A lack of specifics on policy and her often brazen personality has won Sobchak little support.  Most Russians do not see Sobchak as a serious candidate.  Her debate performances have been combative but lacking in substance. Sobchak has also been hurt by several high-profile interviews in Western media, which Russians tend to view with suspicion.  On top of all this, it is doubtful that Russia is even ready for a female president.
What to Expect
Sobchak is gaining some traction, polling at an all-time high of 2 percent. But she also remains the most disliked candidate in the race with an unfavorable rating of 57 percent, and it is unlikely she will be able to overcome either Grudinin or Zhirinovsky.  Speculation in the West is that Sobchak has her eyes on 2024, which just might be the case; she announced that she would be forming a new political party just days before election.  Regardless, she is not going away anytime soon.
Most Notable Political Ad
It’s not an ad, but it should be! English subtitles

Grigory Alexeyevich Yavlinsky
Current Political Position: None
Party: Russian United Democratic Party (“Yabloko”)
Polling: 1 percent
Who
Yavlinsky has been a mainstay of Russian politics since the dissolution of the USSR.  An economist best known for his 500 Days program that sought to transform the Soviet Union’s centrally planned economy into a free market in less than two years, Yavlinksy has mostly fallen into irrelevancy since the 1990s.  That has not stopped him from running or attempting to run in every presidential election since 1996, including in 2012, when Russia’s National Electoral Commission declared 20 percent of his 2 million signatures needed to run invalid.
Political Positions
Yavlinsky is a social-liberal and co-founder of the Yabloko (Apple) party which supports free markets and civil liberties as well as government policies that promote the basic welfare of the community.  Because neo-liberal economics has been taboo in Russia since the 1990s, Yavlinksy has mostly focused his campaign on addressing social welfare issues through economic policy.  One of his ideas is to give Russian families free government land to promote its development and use.  He also supports dialogue with Ukraine to address the Crimea’s status and better relations with the West.
Campaign Performance
Yavlinsky’s best days on the national stage are well in the past, and it shows in the polls.  Although his debate performances have been steady, Yavlinsky lacks the charisma to rally a younger generation to his cause, while older Russians are skeptical of his free-market positions.  His eschewing of social media as unprofessional is telling of his age.
What to Expect
Barring a miracle, this will be the end of Yavlinsky’s political career. Polling at barely one percent, Yabloko will likely seek a fresh face to represent the party in 2024.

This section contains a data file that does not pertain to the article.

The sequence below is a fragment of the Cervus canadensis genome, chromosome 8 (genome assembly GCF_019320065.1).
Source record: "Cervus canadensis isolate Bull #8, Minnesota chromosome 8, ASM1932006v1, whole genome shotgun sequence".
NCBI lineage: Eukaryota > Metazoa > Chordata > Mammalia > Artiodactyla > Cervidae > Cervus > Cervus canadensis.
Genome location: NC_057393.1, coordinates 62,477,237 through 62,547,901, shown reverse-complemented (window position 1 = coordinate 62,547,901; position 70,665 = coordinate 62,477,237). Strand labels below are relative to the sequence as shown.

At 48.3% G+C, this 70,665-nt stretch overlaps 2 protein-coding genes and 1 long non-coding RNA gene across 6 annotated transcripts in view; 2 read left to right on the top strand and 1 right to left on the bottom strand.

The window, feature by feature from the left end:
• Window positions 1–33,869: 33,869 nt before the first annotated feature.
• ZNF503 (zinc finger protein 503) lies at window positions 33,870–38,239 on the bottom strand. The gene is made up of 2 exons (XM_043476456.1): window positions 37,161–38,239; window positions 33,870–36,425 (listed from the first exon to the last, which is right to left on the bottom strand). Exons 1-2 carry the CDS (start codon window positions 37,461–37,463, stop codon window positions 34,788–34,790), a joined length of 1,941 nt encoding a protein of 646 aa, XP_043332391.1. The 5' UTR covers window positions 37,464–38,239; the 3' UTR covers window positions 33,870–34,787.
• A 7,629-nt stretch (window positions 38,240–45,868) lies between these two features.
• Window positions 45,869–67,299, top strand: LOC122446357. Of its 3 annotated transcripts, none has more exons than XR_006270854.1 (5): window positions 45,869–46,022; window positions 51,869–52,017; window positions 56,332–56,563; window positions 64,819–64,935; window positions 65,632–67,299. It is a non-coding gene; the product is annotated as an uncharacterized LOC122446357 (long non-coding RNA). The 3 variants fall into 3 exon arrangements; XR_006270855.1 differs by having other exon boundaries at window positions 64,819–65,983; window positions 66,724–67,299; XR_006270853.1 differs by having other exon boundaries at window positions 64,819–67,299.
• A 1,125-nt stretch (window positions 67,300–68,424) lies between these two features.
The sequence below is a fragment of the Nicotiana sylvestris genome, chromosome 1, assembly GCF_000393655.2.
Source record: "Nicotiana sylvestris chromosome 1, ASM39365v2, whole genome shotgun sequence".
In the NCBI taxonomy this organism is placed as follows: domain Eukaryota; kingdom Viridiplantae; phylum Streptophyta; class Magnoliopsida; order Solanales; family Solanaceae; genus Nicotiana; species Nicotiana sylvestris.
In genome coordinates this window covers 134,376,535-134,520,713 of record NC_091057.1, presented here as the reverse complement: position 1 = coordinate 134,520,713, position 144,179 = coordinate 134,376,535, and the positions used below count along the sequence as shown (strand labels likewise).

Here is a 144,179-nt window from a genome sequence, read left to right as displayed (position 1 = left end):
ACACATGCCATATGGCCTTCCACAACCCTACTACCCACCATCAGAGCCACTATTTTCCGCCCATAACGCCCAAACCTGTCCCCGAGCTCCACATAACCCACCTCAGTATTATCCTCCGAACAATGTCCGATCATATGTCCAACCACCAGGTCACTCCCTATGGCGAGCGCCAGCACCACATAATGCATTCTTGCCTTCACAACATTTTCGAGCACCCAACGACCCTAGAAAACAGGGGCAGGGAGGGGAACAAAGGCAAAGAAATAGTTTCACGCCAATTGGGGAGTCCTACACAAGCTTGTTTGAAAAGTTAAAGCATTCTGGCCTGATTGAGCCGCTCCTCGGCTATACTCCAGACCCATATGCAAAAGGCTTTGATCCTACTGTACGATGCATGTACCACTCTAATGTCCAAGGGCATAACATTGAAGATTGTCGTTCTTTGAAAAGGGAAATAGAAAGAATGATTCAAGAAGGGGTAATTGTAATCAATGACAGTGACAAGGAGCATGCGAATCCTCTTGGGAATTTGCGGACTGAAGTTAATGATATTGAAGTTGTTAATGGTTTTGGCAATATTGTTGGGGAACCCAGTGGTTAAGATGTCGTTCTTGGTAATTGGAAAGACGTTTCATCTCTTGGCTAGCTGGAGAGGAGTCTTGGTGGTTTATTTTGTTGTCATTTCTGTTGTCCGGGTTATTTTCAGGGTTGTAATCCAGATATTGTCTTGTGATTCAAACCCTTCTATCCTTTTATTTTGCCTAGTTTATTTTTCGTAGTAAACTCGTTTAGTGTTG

Most Notable Political Ad
Um…are those Pandas doing what I think they’re doing?  Yes, yes they are. Russian only

Sergey Nikolayevich Baburin
Current Political Position: None
Party: Russian All-People’s Union (head)
Polling: 1 percent
Who
A career politician, Baburin previously served in the Soviet army in Afghanistan before becoming a member of the Supreme Soviet of Russia where he voted against the dissolution of the USSR. His outspoken criticism of Boris Yeltsin won him a seat in the State Duma, where he served from 1993 to 2000 and again from 2003 to 2007.  He currently leads the nationalist Russian All-People’s Union.
Political Positions
Baburin is a paternalistic nationalist who supports heavy state intervention in the economy and the social realm. Broadly speaking, Baburin’s domestic political views are similar to Zhirinovsky, but he lacks the specifics espoused by the latter. Also, like Zhirinovsky, he supports strengthening Russia’s military but is less keen on expanding power through interventions outside Russia’s primary spheres of influence.
Campaign Performance
Not quite the populist that Zhirinovsky is; Baburin comes across as more professional and measured on the debate stage.  Nevertheless, there simply isn’t any room for him in this crowded field, and he has largely spent this election cycle unnoticed.
What to Expect
Baburin will be lucky to get to one percent this year. However, he does have some cross-voter appeal with the communists and could potentially find a new home within a left coalition.
Most Notable Political Ad
Arguably, the dullest political advertisement this election cycle.  Even the exclamation points look bored. Russian only

Boris Yurievich Titov
Current Political Position: Presidential Commissioner for Entrepreneurs’ Rights
Party: Russian Party of Growth (head)
Polling: Less than 1 percent
Who
Titov is a businessman who made his fortune mostly in international trade and the petrochemicals and energy industries.  In 2007, Titov was elected as a member of the Supreme Council of United Russia, and in 2012, he left the business world to become Putin’s Commissioner for Entrepreneurs Rights, a position he still holds.  As the leader of the Party of Growth, Titov is generally considered to be a member of the “loyal opposition.”
Political Positions